(Updates prices, adds UK sales data and reaction)
* Obamacare replacement vote key test for Trump in Congress
* Defeat liable to undermine Trumpflation trade further
* Aussie sinks on China worries, iron ore price fall
* Sterling helped by retail sales numbers
* Graphic: World FX rates in 2017 tmsnrt.rs/2egbfVh
By Patrick Graham
LONDON, March 23 The dollar held under $1.08 per
euro for a second day on Thursday ahead of a vote on Republican
healthcare plans seen as a litmus test of President Donald
Trump's ability to legislate in Congress and deliver on tax and
With several major currency pairs steadying after a week of
losses for the dollar, the biggest mover was Australia's dollar
, down half a percent on the back of nerves in China's
money market and a slump in prices for its iron ore exports.
Morning trade in Europe was dominated by a much higher than
expected rise in UK retail sales following three months of
falls, which bolstered speculation of a rise in Bank of England
interest rates this year and prodded sterling higher.
After losing 3.5 percent in the past 10 days, the dollar was
roughly steady at 111.05 yen. It gained 0.1 percent to $1.0786
per euro and was marginally higher against the basket of
currencies used to measure its broader strength.
"We have a holding pattern ahead of the healthcare vote
tonight," said Richard Cochinos, European head of G10 currency
strategy at Citi in London.
"It is a critical vote for how the macro community views the
outlook. If they cannot get this done, then it will be difficult
to adjust the tax overhaul. It puts everything in question and
we may well see the dollar below 110 yen."
The greenback surged higher after Trump's election last year
on expectations of tax changes that would see billions
repatriated to the United States and allow the White House to
spend more, boosting growth, inflation and interest rates.
That faith has evaporated steadily since the turn of the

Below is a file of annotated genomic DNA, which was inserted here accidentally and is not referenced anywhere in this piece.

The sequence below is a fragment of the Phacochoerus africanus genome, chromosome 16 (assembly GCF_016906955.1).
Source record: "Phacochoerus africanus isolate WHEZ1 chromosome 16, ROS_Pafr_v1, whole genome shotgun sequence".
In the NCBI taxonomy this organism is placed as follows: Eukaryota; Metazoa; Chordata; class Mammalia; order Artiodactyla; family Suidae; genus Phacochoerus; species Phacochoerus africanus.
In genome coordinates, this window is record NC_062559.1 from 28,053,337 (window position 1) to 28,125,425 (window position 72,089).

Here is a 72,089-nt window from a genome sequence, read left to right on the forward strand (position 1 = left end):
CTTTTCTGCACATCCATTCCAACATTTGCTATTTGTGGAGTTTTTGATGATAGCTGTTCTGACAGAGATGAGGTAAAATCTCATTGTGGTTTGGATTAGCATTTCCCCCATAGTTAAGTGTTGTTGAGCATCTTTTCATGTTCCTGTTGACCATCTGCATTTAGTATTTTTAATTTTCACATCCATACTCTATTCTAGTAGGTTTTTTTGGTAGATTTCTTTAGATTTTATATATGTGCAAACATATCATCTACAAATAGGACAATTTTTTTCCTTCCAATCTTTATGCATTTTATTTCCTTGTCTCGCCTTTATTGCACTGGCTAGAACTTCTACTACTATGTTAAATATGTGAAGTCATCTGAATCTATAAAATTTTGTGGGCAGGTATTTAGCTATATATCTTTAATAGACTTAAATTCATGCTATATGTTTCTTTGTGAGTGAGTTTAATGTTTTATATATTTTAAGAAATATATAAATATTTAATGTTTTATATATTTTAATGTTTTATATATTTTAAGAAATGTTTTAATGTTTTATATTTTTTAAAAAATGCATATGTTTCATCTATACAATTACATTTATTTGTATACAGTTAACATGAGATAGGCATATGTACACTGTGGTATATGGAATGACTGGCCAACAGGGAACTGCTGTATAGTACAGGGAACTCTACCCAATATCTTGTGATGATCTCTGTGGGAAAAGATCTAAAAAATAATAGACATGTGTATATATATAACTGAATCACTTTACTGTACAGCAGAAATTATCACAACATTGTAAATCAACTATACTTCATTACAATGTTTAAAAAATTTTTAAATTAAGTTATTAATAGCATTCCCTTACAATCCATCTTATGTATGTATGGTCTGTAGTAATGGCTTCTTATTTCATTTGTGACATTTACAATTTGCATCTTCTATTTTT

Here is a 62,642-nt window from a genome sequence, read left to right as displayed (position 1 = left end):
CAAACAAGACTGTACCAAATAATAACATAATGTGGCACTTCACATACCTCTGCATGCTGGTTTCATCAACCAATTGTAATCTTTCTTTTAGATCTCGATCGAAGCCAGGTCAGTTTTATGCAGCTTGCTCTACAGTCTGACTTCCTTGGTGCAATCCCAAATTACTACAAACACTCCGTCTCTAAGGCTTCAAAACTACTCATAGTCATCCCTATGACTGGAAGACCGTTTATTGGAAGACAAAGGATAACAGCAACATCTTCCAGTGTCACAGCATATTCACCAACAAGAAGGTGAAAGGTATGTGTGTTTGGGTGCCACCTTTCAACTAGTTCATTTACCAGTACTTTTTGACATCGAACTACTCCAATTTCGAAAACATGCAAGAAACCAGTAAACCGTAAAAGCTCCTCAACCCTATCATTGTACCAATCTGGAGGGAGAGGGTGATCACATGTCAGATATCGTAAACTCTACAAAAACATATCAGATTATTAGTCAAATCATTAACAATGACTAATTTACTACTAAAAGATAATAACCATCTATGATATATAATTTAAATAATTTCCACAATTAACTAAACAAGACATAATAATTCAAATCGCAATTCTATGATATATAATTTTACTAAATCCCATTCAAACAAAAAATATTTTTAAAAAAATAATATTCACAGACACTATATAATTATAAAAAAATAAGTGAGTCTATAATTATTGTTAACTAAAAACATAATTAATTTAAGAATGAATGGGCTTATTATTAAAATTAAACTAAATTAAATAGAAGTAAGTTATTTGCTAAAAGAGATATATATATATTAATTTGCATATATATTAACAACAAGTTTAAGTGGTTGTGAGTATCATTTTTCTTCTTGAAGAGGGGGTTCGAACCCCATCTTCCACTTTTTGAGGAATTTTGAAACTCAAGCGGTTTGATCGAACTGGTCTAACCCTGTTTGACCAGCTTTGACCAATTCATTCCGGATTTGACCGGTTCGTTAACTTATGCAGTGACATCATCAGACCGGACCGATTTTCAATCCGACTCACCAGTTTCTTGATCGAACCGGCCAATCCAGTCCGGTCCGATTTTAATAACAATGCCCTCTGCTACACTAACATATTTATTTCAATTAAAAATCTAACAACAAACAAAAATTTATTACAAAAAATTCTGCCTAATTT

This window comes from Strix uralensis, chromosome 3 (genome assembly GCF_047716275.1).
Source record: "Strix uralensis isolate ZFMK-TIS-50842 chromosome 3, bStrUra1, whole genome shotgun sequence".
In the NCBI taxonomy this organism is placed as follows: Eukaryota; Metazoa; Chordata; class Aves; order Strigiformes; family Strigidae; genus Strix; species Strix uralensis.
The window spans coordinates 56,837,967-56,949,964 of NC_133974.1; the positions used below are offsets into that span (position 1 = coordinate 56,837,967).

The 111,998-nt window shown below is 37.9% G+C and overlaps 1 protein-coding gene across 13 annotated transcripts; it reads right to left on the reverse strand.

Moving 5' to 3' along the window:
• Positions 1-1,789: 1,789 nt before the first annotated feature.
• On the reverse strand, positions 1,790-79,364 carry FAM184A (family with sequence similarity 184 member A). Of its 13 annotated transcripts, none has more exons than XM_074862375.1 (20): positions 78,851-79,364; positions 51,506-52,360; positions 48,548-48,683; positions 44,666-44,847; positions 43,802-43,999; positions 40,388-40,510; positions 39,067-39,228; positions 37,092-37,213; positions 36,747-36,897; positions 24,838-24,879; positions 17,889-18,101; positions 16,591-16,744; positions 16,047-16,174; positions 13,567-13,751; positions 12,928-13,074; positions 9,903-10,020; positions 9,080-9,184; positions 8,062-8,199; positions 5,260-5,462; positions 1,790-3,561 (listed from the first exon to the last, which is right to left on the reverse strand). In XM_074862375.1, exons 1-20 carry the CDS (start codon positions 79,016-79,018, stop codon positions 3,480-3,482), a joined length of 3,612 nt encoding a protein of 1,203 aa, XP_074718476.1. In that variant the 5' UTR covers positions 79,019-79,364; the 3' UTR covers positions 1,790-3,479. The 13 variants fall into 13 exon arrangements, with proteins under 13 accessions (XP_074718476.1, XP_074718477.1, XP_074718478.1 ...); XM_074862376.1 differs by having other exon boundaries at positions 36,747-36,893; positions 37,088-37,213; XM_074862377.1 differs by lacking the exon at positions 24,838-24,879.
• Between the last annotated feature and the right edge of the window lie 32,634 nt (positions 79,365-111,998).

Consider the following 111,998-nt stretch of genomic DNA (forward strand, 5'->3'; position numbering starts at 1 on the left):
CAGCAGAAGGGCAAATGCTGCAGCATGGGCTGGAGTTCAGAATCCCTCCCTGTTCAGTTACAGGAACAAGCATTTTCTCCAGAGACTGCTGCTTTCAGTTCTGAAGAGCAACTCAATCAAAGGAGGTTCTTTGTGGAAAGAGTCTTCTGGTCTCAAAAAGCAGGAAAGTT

year and the dollar has fallen against all of its major peers in
With global equities buffeted by a range of concerns this
week, Wall Street on Tuesday suffered its worst day since
The yen has also gained as Tokyo dealt with a political
scandal involving Prime Minister Shinzo Abe, who faces questions
about his ties to a nationalist school involved in a murky land
"If the situation over the prime minister's dealings with
the school remains unresolved, the yen could gain further
against the dollar," said Yukio Ishizuki, senior currency
strategist at Daiwa Securities.
The 1.4 percent monthly rise in UK retail sales in February
eased some of the concerns around softening consumer spending
that have afflicted sterling in the past month.
But its gains were contained at $1.2528, or around 0.3
percent on the day, some measure of the broader worries about
Britain's path out of the European Union which have seen many
major banks forecasting further falls.
"It wasn’t all good news with the January data being revised
lower," said Oanda market analyst Craig Erlam.
"While February was a good month for the consumer, the trend
is both disappointing and concerning. The substantial
depreciation of the pound since the June referendum combined
with rising oil prices is eating away at people’s disposable
income and the cracks are starting to appear."
For Reuters Live Markets blog on European and UK stock
markets see reuters://realtime/verb=Open/url=http://emea1.apps.cp.extranet.thomsonreuters.biz/cms/?pageId=livemarkets
(Additional reporting by Shinichi Saoshiro in TOKYO; Editing by
Tom Heneghan and Richard Lough)